About the Author: Chelsea Sawyer is a nurse and a certified health coach who has been helping many people in changing their behaviors to keep them focused on achieving their health and fitness goals. She has great passion for writing; hence her hobbies include writing and sharing helpful techniques on topics like losing weight, achieving a healthy lifestyle through physical activities; and living healthy through proper diet and way of eating. She recommends http://www.theworkoutclub.com.au for the best fitness resource for achieving fitness goals.

Sensoria Smart Socks

If any of you know me at all from reading this blog, or just know me personally, you know that I'm not one for gadgets, gimmicks, or fads. I make an effort to only promote a product if I genuinely see benefit to it. If asked by friends and family about certain exercise plans and the like I will always give my honest opinion. The reason I'm telling you this now is because I'm about to talk about a product that seems like a gimmicky gadget at first glance, but if the project gets off the ground I can see huge benefits.

The product is called  Sensoria smart socks and was created by former Microsoft employee Mark Esposito. You can read more about how he came up with it and that jazz by clicking on this link:

Smart Socks

There's also this video that kind of explains the technology and production of the socks. Fair warning, it  is a promotional video and they are looking for contributions to get the project of the ground and on to the market. If it so becomes you then by all means follow through to their website and donate. This isn't a sponsored post or anything, I get no compensation for any action on the readers part.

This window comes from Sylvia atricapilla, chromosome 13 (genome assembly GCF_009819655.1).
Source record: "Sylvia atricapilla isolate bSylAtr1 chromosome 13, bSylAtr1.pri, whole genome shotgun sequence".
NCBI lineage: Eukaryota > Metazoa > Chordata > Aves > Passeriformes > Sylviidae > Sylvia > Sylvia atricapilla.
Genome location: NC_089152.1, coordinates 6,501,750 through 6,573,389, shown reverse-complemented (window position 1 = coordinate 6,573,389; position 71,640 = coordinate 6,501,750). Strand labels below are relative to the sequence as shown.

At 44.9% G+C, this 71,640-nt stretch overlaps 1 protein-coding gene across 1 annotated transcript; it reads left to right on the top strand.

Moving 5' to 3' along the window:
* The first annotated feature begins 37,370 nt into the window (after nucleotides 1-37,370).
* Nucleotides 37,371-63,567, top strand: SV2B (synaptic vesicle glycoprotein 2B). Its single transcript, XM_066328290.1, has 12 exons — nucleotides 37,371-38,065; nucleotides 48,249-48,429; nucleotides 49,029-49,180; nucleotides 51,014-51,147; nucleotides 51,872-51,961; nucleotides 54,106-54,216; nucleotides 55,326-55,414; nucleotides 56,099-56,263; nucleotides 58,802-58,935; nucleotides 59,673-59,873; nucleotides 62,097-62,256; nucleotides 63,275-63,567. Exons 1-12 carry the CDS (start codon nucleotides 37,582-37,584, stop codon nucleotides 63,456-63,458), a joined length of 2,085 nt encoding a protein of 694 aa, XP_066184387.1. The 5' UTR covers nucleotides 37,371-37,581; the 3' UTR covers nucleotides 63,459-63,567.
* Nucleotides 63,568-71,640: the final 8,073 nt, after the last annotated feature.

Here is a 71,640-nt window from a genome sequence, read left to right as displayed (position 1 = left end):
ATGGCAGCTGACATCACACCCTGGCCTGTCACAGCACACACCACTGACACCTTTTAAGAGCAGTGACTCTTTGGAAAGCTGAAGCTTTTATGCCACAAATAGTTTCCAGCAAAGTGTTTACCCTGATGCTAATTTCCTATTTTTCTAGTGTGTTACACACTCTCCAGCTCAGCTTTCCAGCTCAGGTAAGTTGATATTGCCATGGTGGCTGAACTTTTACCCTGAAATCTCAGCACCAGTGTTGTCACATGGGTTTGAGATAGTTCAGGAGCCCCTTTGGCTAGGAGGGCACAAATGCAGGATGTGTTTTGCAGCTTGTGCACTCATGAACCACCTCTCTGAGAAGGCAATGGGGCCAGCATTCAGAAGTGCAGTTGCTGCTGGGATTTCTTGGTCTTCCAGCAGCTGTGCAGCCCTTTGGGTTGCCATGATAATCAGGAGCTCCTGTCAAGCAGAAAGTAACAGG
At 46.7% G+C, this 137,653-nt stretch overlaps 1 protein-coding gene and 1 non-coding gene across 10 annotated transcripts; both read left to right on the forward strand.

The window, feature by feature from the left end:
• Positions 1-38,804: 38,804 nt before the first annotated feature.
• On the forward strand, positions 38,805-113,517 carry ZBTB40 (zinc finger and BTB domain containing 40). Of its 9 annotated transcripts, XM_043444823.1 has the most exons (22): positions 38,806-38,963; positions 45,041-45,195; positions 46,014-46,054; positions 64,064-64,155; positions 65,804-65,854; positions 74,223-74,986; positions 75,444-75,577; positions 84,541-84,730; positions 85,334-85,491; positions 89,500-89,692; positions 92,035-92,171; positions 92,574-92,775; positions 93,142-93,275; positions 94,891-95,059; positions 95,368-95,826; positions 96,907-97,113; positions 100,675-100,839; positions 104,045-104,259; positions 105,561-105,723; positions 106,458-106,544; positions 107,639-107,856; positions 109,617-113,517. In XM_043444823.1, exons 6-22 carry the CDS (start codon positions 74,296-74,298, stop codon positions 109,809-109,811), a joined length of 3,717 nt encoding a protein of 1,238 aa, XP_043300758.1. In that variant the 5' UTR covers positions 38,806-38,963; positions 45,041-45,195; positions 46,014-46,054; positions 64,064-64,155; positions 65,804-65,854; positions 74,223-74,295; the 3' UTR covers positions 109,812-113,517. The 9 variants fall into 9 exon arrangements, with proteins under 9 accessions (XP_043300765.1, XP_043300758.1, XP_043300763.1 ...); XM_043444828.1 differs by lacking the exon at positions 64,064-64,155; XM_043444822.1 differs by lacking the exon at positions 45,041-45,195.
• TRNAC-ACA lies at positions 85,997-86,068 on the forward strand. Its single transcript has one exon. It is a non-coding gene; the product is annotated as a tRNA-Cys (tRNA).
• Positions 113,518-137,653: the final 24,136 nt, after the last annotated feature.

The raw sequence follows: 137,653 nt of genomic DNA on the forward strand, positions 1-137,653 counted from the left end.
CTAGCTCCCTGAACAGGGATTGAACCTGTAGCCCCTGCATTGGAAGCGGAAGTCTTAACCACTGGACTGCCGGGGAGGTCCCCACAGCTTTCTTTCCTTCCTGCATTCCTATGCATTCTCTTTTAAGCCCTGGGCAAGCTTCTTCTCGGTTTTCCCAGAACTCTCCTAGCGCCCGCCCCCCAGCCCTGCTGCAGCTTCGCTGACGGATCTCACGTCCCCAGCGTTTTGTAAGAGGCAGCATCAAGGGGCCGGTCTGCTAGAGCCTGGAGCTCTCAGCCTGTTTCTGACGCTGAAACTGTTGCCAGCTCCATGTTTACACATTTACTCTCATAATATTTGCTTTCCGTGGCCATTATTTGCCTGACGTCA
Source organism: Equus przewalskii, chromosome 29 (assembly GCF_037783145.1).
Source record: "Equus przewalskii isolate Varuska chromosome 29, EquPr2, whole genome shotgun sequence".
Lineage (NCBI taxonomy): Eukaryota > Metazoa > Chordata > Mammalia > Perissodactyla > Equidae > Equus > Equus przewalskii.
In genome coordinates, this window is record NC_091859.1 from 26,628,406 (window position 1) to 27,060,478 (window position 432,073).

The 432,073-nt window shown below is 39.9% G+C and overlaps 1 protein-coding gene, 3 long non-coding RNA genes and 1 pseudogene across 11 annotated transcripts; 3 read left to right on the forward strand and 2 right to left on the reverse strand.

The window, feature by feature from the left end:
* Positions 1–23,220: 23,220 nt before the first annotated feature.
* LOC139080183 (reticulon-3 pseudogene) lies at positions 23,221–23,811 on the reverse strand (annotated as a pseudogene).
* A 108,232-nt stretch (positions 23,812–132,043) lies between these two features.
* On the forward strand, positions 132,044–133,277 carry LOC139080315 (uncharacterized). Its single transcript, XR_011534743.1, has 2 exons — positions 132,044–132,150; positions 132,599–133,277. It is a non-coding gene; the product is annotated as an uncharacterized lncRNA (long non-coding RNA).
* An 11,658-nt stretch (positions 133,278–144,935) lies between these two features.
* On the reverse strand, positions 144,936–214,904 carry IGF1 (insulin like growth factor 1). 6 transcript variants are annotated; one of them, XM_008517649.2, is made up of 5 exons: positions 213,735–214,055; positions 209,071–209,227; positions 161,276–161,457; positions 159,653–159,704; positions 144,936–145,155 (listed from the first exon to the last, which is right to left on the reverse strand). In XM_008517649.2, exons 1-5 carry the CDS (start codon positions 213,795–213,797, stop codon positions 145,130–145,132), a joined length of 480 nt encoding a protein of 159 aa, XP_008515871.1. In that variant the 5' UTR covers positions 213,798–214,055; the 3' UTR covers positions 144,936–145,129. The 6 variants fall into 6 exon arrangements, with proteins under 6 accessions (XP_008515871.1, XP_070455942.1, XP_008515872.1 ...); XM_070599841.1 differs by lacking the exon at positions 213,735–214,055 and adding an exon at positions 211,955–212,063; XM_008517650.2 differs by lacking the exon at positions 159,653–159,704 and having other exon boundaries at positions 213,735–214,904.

Ok, so I understand that not all of you will want to watch the video or will have clicked the link to read the article about the socks, so I"ll just give you the skinny on them. Basically, it's a pari of sucks that gives you feedback about your running/walking performance. It tells you cadence, pattern, how your foot falls, hell it probably even cooks you breakfast.

The physical therapist in me can see huge potential in such a product. as it stands now (or at least in my experience) gait analysis with this type of feedback requires bulky equipment and a fairly short distance with force plates, mat, or an elaborate set up with a treadmill. You're also very conscious of the way that you walk when someone is watching you. Imagine if you could get your patient to don a pair of socks for a week, go about their daily routine and you receiving information about their gait during they time between appointments? I think that would be very useful. Couple this with in the clinic observation and you would be able UNSTOPPABLE. That may be a bit overzealous, but you get my point.

I tell you one thing, I would have loved to have a pair of these in my undergraduate days. Doing research with a 12inx12in force plate is difficult when you're trying to get a participant jump up and down and land directly on it every time. The socks would have eliminated that problem.

What do you think?
Can you see any other applications for the product?

Do you see it being successful?

UPDATE: if you'd like to support Sensoria and help them get off the ground then follow this link to their indiegogo kickstart campaign

The Arthritic Car Metaphor

A few days ago a friend of mine asked me the difference between rheumatoid arthritis (RA) and osteoarthritis (OA) and I thought of a fairly novel idea to explain it.

I used a car as a metaphor for the human body and basically describe it in the following way.

source: Jr 88 Rules
OA is your basic wear and tear on the car. Over time components will wear down with use. Brake pads are the easiest way to see this. As time goes on and you use your breaks more and more then pads will eventually wear down and you'll get metal on metal when the pads are completely worn. If you want to liken this to your knee, as time goes on your cartilage will wear down and you'll eventually get a bone on bone when the cartilage is completely worn.

RA is the rust. While there will still be a wear and tear type thing going on, there's also another element at play. Rust will infiltrate a car and eat away at the components. RA is sort of like that, the body has an autoimmune response and will eat away at the cartilage.

Ok, so this is a very rudimentary analogy, but I think it gets the basic point across. Obviously there's a lot more going on with OA and RA than my simple explanation.

Do you find this explanation useful?
How do you like to explain injuries to your clients?